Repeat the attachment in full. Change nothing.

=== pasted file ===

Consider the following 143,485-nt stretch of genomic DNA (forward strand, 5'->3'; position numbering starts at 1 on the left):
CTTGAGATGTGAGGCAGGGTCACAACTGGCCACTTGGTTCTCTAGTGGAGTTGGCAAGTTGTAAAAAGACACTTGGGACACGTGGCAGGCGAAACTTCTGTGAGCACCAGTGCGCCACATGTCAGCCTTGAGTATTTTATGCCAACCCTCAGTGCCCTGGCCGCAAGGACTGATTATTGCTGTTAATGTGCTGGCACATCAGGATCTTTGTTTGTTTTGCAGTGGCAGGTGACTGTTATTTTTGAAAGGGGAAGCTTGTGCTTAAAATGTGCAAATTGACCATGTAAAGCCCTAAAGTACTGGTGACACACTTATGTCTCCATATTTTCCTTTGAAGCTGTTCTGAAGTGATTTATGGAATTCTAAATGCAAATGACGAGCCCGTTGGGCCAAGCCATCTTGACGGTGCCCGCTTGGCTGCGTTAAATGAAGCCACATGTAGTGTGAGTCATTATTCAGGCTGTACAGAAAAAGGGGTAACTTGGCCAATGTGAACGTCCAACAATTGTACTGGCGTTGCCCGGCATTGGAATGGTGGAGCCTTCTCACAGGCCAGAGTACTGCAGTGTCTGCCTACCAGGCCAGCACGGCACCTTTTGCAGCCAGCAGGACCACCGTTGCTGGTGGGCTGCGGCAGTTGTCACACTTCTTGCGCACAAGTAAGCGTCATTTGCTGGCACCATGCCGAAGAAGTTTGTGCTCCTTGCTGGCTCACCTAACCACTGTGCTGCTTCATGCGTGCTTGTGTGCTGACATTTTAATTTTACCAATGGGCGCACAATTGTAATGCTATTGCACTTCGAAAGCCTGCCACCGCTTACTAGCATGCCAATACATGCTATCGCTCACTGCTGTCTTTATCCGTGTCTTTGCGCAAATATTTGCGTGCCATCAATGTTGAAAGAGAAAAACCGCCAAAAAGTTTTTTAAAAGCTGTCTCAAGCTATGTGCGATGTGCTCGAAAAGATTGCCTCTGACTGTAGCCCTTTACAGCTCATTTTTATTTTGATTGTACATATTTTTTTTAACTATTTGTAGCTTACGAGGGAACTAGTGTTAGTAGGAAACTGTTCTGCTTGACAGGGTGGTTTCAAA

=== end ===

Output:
Consider the following 143,485-nt stretch of genomic DNA (forward strand, 5'->3'; position numbering starts at 1 on the left):
CTTGAGATGTGAGGCAGGGTCACAACTGGCCACTTGGTTCTCTAGTGGAGTTGGCAAGTTGTAAAAAGACACTTGGGACACGTGGCAGGCGAAACTTCTGTGAGCACCAGTGCGCCACATGTCAGCCTTGAGTATTTTATGCCAACCCTCAGTGCCCTGGCCGCAAGGACTGATTATTGCTGTTAATGTGCTGGCACATCAGGATCTTTGTTTGTTTTGCAGTGGCAGGTGACTGTTATTTTTGAAAGGGGAAGCTTGTGCTTAAAATGTGCAAATTGACCATGTAAAGCCCTAAAGTACTGGTGACACACTTATGTCTCCATATTTTCCTTTGAAGCTGTTCTGAAGTGATTTATGGAATTCTAAATGCAAATGACGAGCCCGTTGGGCCAAGCCATCTTGACGGTGCCCGCTTGGCTGCGTTAAATGAAGCCACATGTAGTGTGAGTCATTATTCAGGCTGTACAGAAAAAGGGGTAACTTGGCCAATGTGAACGTCCAACAATTGTACTGGCGTTGCCCGGCATTGGAATGGTGGAGCCTTCTCACAGGCCAGAGTACTGCAGTGTCTGCCTACCAGGCCAGCACGGCACCTTTTGCAGCCAGCAGGACCACCGTTGCTGGTGGGCTGCGGCAGTTGTCACACTTCTTGCGCACAAGTAAGCGTCATTTGCTGGCACCATGCCGAAGAAGTTTGTGCTCCTTGCTGGCTCACCTAACCACTGTGCTGCTTCATGCGTGCTTGTGTGCTGACATTTTAATTTTACCAATGGGCGCACAATTGTAATGCTATTGCACTTCGAAAGCCTGCCACCGCTTACTAGCATGCCAATACATGCTATCGCTCACTGCTGTCTTTATCCGTGTCTTTGCGCAAATATTTGCGTGCCATCAATGTTGAAAGAGAAAAACCGCCAAAAAGTTTTTTAAAAGCTGTCTCAAGCTATGTGCGATGTGCTCGAAAAGATTGCCTCTGACTGTAGCCCTTTACAGCTCATTTTTATTTTGATTGTACATATTTTTTTTAACTATTTGTAGCTTACGAGGGAACTAGTGTTAGTAGGAAACTGTTCTGCTTGACAGGGTGGTTTCAAA